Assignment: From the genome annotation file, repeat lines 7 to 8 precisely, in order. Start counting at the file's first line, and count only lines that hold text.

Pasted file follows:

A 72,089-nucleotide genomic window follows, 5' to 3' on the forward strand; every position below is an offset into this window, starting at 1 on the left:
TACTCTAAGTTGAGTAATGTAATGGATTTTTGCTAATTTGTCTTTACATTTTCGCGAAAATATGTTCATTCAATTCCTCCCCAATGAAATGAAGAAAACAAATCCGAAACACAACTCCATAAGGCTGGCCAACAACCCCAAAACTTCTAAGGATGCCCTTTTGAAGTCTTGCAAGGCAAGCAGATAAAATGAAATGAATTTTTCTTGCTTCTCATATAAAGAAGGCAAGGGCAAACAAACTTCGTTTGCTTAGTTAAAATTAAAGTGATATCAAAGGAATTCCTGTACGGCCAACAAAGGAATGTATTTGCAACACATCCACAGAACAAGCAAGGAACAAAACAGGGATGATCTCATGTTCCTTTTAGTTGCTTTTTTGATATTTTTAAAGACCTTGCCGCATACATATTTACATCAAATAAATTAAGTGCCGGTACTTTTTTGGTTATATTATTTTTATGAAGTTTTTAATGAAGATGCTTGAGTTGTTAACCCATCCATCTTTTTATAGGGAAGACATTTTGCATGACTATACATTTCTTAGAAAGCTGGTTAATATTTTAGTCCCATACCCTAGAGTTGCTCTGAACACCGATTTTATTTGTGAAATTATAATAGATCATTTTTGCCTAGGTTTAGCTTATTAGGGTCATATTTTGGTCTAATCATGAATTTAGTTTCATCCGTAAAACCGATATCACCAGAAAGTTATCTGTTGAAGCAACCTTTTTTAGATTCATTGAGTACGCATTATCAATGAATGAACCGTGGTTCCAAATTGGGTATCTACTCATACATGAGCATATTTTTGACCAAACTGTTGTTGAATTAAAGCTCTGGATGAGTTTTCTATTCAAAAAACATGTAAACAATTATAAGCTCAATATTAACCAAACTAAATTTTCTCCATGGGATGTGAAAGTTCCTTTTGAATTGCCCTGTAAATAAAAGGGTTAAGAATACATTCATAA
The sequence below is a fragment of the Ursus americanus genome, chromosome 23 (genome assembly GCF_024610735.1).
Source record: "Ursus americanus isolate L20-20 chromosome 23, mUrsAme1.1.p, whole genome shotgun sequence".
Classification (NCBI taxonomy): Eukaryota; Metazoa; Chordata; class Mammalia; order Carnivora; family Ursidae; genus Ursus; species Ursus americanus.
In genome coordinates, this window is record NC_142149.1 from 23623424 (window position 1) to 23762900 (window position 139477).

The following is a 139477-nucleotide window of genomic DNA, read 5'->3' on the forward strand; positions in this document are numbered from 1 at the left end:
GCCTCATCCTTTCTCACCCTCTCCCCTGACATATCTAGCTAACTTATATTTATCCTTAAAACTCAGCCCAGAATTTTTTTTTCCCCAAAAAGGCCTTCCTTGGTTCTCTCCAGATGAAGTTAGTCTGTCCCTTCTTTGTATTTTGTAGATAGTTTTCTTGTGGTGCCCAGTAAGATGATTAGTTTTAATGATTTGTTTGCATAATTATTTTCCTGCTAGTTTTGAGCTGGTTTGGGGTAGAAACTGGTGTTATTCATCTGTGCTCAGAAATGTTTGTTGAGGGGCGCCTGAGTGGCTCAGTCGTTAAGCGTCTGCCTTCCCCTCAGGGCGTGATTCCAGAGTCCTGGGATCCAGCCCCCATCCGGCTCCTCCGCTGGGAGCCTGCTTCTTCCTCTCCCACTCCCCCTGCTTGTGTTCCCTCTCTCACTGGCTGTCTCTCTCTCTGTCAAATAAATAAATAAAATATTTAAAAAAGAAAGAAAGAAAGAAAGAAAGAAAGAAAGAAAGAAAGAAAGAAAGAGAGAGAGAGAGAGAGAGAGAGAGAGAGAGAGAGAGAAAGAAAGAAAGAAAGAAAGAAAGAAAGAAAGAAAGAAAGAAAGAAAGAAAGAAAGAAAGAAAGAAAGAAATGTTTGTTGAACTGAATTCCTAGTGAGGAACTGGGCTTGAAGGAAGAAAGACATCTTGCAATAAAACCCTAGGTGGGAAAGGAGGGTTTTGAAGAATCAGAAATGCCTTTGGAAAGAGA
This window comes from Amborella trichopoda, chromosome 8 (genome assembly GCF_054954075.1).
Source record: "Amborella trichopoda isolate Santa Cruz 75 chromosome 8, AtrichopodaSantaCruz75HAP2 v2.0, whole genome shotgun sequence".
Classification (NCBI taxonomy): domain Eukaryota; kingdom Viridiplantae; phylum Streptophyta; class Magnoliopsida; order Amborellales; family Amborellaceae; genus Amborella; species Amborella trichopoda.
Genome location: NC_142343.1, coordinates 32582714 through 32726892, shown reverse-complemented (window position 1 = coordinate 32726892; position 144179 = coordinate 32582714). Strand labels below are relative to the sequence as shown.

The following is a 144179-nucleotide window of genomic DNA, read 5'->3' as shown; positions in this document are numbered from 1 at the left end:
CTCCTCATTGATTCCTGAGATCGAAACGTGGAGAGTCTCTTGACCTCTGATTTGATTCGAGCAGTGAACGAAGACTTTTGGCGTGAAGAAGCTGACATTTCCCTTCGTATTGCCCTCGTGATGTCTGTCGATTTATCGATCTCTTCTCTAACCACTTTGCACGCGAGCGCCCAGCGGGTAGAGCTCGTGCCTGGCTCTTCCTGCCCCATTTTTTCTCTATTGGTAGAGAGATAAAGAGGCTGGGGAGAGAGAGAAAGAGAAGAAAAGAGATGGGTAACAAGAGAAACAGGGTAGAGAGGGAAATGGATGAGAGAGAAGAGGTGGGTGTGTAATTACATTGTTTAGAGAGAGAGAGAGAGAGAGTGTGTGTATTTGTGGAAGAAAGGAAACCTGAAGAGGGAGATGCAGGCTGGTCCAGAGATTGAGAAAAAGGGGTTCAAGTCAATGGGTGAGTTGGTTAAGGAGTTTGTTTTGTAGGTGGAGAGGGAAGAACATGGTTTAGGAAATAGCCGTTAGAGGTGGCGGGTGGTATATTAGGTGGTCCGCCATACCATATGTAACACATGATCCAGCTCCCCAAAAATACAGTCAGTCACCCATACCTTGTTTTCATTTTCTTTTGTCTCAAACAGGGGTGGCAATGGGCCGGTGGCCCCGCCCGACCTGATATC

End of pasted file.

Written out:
The following is a 139477-nucleotide window of genomic DNA, read 5'->3' on the forward strand; positions in this document are numbered from 1 at the left end:
GCCTCATCCTTTCTCACCCTCTCCCCTGACATATCTAGCTAACTTATATTTATCCTTAAAACTCAGCCCAGAATTTTTTTTTCCCCAAAAAGGCCTTCCTTGGTTCTCTCCAGATGAAGTTAGTCTGTCCCTTCTTTGTATTTTGTAGATAGTTTTCTTGTGGTGCCCAGTAAGATGATTAGTTTTAATGATTTGTTTGCATAATTATTTTCCTGCTAGTTTTGAGCTGGTTTGGGGTAGAAACTGGTGTTATTCATCTGTGCTCAGAAATGTTTGTTGAGGGGCGCCTGAGTGGCTCAGTCGTTAAGCGTCTGCCTTCCCCTCAGGGCGTGATTCCAGAGTCCTGGGATCCAGCCCCCATCCGGCTCCTCCGCTGGGAGCCTGCTTCTTCCTCTCCCACTCCCCCTGCTTGTGTTCCCTCTCTCACTGGCTGTCTCTCTCTCTGTCAAATAAATAAATAAAATATTTAAAAAAGAAAGAAAGAAAGAAAGAAAGAAAGAAAGAAAGAAAGAAAGAAAGAGAGAGAGAGAGAGAGAGAGAGAGAGAGAGAGAGAGAAAGAAAGAAAGAAAGAAAGAAAGAAAGAAAGAAAGAAAGAAAGAAAGAAAGAAAGAAAGAAAGAAAGAAATGTTTGTTGAACTGAATTCCTAGTGAGGAACTGGGCTTGAAGGAAGAAAGACATCTTGCAATAAAACCCTAGGTGGGAAAGGAGGGTTTTGAAGAATCAGAAATGCCTTTGGAAAGAGA